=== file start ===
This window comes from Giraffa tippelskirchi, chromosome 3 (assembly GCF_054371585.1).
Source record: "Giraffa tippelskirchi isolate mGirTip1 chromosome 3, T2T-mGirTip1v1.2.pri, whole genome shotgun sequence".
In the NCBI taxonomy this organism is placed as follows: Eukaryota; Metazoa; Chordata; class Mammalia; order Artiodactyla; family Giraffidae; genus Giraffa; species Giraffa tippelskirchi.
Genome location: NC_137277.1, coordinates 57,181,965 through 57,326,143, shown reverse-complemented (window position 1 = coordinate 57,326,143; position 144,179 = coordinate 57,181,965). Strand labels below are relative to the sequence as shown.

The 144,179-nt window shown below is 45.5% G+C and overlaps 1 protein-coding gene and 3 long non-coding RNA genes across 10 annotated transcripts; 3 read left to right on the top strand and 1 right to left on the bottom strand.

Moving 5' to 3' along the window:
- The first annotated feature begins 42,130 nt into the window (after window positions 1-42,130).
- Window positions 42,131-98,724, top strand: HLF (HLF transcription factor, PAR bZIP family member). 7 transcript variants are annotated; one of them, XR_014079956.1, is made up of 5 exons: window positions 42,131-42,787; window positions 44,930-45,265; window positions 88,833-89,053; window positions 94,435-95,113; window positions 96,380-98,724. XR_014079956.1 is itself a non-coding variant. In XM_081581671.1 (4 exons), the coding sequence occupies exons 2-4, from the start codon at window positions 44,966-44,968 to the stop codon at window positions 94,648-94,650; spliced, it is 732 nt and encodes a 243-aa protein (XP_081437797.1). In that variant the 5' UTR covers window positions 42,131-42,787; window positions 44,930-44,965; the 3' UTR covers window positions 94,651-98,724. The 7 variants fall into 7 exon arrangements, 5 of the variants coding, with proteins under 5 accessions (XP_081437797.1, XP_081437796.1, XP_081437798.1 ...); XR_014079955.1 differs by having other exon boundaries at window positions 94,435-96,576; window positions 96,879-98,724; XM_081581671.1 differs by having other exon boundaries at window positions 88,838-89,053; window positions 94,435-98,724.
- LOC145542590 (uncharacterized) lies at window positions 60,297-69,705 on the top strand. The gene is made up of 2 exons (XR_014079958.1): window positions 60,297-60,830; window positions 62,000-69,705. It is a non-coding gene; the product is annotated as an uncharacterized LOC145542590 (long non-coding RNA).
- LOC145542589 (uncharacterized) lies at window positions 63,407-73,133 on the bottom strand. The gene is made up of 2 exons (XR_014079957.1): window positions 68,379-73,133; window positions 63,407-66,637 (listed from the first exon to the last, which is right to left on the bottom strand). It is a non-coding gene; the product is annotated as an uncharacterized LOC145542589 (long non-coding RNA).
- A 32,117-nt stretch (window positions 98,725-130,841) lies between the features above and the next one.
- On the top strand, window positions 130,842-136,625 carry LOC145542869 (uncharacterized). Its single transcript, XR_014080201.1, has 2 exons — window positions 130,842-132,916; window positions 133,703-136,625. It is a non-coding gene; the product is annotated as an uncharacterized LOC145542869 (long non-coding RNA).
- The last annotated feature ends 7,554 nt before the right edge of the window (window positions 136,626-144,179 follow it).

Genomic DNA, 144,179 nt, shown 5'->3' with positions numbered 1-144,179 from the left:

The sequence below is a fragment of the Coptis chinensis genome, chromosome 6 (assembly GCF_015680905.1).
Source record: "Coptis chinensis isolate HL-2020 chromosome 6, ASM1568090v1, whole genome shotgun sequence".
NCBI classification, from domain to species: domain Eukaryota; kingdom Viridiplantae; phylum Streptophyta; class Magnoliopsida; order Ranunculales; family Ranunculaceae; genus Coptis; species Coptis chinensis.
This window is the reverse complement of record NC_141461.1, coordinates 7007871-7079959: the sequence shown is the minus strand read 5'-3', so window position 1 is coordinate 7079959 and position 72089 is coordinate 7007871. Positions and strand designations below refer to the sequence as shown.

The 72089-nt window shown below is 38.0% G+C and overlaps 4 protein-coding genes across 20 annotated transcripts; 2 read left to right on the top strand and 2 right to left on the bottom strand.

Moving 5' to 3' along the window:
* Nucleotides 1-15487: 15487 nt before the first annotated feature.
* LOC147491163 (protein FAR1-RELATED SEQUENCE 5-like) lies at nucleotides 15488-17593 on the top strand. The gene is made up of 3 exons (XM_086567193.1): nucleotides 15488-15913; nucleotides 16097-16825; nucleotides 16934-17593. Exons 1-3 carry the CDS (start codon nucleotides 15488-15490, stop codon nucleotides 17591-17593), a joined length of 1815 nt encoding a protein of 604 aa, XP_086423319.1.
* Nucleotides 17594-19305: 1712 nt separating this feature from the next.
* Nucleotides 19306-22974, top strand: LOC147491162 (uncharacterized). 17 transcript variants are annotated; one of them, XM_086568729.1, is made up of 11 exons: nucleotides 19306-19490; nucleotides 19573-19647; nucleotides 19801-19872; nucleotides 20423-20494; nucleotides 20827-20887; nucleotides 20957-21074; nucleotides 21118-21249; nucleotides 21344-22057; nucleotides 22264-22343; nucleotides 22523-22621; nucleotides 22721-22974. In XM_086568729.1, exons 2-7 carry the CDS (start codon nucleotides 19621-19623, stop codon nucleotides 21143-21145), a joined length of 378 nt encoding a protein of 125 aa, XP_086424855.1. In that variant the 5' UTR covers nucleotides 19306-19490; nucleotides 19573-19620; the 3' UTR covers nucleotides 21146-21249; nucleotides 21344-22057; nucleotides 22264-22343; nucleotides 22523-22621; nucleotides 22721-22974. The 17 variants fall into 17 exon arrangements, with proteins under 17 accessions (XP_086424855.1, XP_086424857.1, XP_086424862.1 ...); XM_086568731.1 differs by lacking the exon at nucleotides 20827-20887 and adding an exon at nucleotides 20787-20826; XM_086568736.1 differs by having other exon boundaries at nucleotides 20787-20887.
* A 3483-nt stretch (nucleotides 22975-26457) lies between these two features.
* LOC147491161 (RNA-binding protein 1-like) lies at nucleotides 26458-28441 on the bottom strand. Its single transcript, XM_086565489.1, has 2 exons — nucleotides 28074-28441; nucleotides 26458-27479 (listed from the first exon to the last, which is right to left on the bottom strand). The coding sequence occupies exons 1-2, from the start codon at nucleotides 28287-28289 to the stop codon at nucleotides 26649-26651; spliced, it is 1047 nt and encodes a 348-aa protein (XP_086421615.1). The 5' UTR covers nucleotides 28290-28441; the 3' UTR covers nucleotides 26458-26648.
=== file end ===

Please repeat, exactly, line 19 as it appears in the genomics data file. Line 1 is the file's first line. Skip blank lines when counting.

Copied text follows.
The 72089-nt window shown below is 38.0% G+C and overlaps 4 protein-coding genes across 20 annotated transcripts; 2 read left to right on the top strand and 2 right to left on the bottom strand.